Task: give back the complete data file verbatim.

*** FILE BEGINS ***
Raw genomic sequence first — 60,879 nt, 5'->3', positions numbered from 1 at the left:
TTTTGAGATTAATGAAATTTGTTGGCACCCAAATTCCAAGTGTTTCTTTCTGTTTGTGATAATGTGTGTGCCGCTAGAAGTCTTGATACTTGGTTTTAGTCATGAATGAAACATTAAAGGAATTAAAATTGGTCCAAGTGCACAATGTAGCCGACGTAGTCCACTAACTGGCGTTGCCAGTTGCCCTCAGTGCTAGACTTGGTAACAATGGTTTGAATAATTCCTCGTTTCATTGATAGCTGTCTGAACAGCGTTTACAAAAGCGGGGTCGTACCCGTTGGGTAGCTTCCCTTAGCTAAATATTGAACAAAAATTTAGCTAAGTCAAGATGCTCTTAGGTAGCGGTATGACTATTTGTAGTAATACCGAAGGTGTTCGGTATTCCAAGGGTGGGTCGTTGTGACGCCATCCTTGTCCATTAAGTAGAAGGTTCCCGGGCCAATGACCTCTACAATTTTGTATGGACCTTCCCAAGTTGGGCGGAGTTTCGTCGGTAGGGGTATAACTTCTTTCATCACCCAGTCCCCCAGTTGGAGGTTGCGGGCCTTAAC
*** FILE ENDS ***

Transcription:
Raw genomic sequence first — 60,879 nt, 5'->3', positions numbered from 1 at the left:
TTTTGAGATTAATGAAATTTGTTGGCACCCAAATTCCAAGTGTTTCTTTCTGTTTGTGATAATGTGTGTGCCGCTAGAAGTCTTGATACTTGGTTTTAGTCATGAATGAAACATTAAAGGAATTAAAATTGGTCCAAGTGCACAATGTAGCCGACGTAGTCCACTAACTGGCGTTGCCAGTTGCCCTCAGTGCTAGACTTGGTAACAATGGTTTGAATAATTCCTCGTTTCATTGATAGCTGTCTGAACAGCGTTTACAAAAGCGGGGTCGTACCCGTTGGGTAGCTTCCCTTAGCTAAATATTGAACAAAAATTTAGCTAAGTCAAGATGCTCTTAGGTAGCGGTATGACTATTTGTAGTAATACCGAAGGTGTTCGGTATTCCAAGGGTGGGTCGTTGTGACGCCATCCTTGTCCATTAAGTAGAAGGTTCCCGGGCCAATGACCTCTACAATTTTGTATGGACCTTCCCAAGTTGGGCGGAGTTTCGTCGGTAGGGGTATAACTTCTTTCATCACCCAGTCCCCCAGTTGGAGGTTGCGGGCCTTAAC